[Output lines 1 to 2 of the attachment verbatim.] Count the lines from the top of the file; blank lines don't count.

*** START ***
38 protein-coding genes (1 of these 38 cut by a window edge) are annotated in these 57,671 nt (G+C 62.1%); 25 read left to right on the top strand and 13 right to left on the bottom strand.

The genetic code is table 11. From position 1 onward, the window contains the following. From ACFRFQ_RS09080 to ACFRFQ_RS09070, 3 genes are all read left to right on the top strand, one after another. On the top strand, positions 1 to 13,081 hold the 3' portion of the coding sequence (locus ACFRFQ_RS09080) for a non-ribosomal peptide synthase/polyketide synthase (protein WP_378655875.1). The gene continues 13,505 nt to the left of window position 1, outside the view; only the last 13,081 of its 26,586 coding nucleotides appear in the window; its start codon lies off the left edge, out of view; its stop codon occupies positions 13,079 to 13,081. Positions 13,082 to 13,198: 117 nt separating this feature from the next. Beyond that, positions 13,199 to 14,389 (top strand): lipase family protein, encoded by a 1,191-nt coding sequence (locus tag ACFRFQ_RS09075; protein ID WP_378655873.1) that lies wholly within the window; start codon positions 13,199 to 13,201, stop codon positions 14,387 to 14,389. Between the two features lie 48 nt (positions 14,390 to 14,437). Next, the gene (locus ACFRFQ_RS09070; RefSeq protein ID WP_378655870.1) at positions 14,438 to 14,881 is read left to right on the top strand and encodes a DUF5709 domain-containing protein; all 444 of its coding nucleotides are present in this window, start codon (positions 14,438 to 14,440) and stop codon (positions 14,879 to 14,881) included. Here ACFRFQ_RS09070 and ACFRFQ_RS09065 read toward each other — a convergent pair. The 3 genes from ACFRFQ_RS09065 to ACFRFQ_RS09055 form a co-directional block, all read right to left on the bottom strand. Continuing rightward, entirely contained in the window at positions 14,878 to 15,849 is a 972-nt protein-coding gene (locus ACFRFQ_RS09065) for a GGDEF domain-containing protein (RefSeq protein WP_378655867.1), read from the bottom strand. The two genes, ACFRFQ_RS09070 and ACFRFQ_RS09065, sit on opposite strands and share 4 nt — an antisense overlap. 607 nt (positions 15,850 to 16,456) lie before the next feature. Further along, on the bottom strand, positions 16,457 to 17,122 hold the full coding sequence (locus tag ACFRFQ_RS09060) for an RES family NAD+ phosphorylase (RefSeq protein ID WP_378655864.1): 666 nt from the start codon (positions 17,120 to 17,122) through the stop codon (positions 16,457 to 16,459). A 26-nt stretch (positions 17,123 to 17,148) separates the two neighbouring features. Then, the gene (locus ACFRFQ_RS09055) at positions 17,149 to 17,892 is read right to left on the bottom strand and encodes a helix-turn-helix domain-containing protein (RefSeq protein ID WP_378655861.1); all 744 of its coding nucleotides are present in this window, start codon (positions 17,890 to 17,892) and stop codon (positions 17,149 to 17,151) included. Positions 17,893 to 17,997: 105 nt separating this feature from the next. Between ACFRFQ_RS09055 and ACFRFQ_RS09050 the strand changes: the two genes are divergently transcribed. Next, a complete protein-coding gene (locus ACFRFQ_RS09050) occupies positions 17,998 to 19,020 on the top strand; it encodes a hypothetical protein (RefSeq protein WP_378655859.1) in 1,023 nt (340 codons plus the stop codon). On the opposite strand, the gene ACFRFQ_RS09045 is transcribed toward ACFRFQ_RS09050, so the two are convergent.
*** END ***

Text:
38 protein-coding genes (1 of these 38 cut by a window edge) are annotated in these 57,671 nt (G+C 62.1%); 25 read left to right on the top strand and 13 right to left on the bottom strand.

The genetic code is table 11. From position 1 onward, the window contains the following. From ACFRFQ_RS09080 to ACFRFQ_RS09070, 3 genes are all read left to right on the top strand, one after another. On the top strand, positions 1 to 13,081 hold the 3' portion of the coding sequence (locus ACFRFQ_RS09080) for a non-ribosomal peptide synthase/polyketide synthase (protein WP_378655875.1). The gene continues 13,505 nt to the left of window position 1, outside the view; only the last 13,081 of its 26,586 coding nucleotides appear in the window; its start codon lies off the left edge, out of view; its stop codon occupies positions 13,079 to 13,081. Positions 13,082 to 13,198: 117 nt separating this feature from the next. Beyond that, positions 13,199 to 14,389 (top strand): lipase family protein, encoded by a 1,191-nt coding sequence (locus tag ACFRFQ_RS09075; protein ID WP_378655873.1) that lies wholly within the window; start codon positions 13,199 to 13,201, stop codon positions 14,387 to 14,389. Between the two features lie 48 nt (positions 14,390 to 14,437). Next, the gene (locus ACFRFQ_RS09070; RefSeq protein ID WP_378655870.1) at positions 14,438 to 14,881 is read left to right on the top strand and encodes a DUF5709 domain-containing protein; all 444 of its coding nucleotides are present in this window, start codon (positions 14,438 to 14,440) and stop codon (positions 14,879 to 14,881) included. Here ACFRFQ_RS09070 and ACFRFQ_RS09065 read toward each other — a convergent pair. The 3 genes from ACFRFQ_RS09065 to ACFRFQ_RS09055 form a co-directional block, all read right to left on the bottom strand. Continuing rightward, entirely contained in the window at positions 14,878 to 15,849 is a 972-nt protein-coding gene (locus ACFRFQ_RS09065) for a GGDEF domain-containing protein (RefSeq protein WP_378655867.1), read from the bottom strand. The two genes, ACFRFQ_RS09070 and ACFRFQ_RS09065, sit on opposite strands and share 4 nt — an antisense overlap. 607 nt (positions 15,850 to 16,456) lie before the next feature. Further along, on the bottom strand, positions 16,457 to 17,122 hold the full coding sequence (locus tag ACFRFQ_RS09060) for an RES family NAD+ phosphorylase (RefSeq protein ID WP_378655864.1): 666 nt from the start codon (positions 17,120 to 17,122) through the stop codon (positions 16,457 to 16,459). A 26-nt stretch (positions 17,123 to 17,148) separates the two neighbouring features. Then, the gene (locus ACFRFQ_RS09055) at positions 17,149 to 17,892 is read right to left on the bottom strand and encodes a helix-turn-helix domain-containing protein (RefSeq protein ID WP_378655861.1); all 744 of its coding nucleotides are present in this window, start codon (positions 17,890 to 17,892) and stop codon (positions 17,149 to 17,151) included. Positions 17,893 to 17,997: 105 nt separating this feature from the next. Between ACFRFQ_RS09055 and ACFRFQ_RS09050 the strand changes: the two genes are divergently transcribed. Next, a complete protein-coding gene (locus ACFRFQ_RS09050) occupies positions 17,998 to 19,020 on the top strand; it encodes a hypothetical protein (RefSeq protein WP_378655859.1) in 1,023 nt (340 codons plus the stop codon). On the opposite strand, the gene ACFRFQ_RS09045 is transcribed toward ACFRFQ_RS09050, so the two are convergent.